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Social Security Stops Paper Checks: Protect Yourself

Social Security checks are all direct deposit. No more paper checks mailed to you unless you are 90 years old or more.

Stopping check mailings will save the taxpayers $120 million a year as Social Security distributes more than $500 billion a year to 50 million people.

But millions of Americans don’t  have a bank account in which to place their Social Security benefit. No place for direct deposit

You can use a prepaid debit card to collect your benefits. You can then use the card to get cash from a bank ATM, or buy goods at a store.

The Treasury Department recommends that you use a debit card called Direct Express, which has lower fees than many of the cards on the market.  “Our concerns are that people who right now are going to check-cashers or payday lenders to cash their paper checks might be talked into prepaid cards that are not as good for them as the DirectExpress card,” according to Lauren Sanders, managing attorney with the National Consumer Law Center.

The first withdrawal from an ATM is free with the DirectExpress card. Additional withdrawals cost 90 cents each, plus fees for  using an ATM that is not in the card network. There is no charged to get cash in person from a bank teller. You can get cash back when you buy something in a store, and there is no charge for getting cash that way.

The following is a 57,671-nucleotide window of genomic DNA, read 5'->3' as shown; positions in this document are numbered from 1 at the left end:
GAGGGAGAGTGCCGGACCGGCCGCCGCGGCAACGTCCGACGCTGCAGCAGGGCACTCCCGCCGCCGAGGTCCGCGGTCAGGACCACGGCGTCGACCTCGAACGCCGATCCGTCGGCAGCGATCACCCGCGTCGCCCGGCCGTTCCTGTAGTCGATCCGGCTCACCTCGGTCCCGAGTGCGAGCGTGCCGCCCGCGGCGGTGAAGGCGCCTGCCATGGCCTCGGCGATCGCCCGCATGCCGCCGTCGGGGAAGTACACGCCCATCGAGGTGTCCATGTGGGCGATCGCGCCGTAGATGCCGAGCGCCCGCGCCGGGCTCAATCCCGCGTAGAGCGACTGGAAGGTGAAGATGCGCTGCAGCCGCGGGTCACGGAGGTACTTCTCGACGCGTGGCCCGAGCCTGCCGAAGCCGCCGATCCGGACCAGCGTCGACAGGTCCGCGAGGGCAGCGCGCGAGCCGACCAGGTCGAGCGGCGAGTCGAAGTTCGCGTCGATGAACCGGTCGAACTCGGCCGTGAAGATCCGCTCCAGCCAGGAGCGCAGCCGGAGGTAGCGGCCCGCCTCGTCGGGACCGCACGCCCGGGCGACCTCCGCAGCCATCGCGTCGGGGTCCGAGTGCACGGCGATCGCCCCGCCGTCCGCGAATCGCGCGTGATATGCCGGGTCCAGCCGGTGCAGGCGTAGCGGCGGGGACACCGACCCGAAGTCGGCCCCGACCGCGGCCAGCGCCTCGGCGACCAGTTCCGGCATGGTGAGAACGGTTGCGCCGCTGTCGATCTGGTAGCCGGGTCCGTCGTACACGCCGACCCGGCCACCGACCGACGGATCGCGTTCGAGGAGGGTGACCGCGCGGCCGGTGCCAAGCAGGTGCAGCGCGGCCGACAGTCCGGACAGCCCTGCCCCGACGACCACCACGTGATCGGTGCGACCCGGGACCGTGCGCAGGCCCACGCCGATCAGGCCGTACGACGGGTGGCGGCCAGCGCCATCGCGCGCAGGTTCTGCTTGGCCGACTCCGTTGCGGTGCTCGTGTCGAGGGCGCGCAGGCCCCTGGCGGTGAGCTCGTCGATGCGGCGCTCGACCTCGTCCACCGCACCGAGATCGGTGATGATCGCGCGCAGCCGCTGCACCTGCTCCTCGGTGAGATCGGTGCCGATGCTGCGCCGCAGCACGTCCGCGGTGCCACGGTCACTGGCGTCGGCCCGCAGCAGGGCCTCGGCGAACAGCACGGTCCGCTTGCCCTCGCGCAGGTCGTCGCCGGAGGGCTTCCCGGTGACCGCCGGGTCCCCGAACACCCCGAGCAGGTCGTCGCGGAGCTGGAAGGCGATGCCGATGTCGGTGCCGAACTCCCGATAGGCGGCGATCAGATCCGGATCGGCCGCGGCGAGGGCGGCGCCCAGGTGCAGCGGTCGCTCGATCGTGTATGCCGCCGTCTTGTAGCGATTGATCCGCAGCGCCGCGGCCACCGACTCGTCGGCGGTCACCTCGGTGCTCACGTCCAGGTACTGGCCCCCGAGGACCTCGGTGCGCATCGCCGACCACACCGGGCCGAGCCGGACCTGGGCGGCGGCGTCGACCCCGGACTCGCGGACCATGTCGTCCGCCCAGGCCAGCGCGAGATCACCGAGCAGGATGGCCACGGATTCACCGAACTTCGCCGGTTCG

Also, other prepaid cards don’t come with the same federally mandated protection for loss or theft, she said. “Most prepaid cards have some voluntary protections [in the contract’s fine print], but they’re not covered by federal law in the same way.”
With the DirectExpress card, “if someone makes an unauthorized charge, you are liable for no more than $50 if you report the loss or theft within two business days of learning about it,” according to NCLC. Read more on NCLC’s fact sheet here.

If you are 90 or older as of May 1, mentally impaired, or live in a remote area that won’t support electronic financial transactions, you may be able to continue to receive paper checks.

Written by Bob Rosenblatt

Bob Rosenblatt is a researcher, writer and journalist who helps people looking for up-to-date answers and information on the perplexing issues at the intersection of finances and aging. Bob publishes a weekly report — please take a moment to subscribe in the upper right hand corner of this page.

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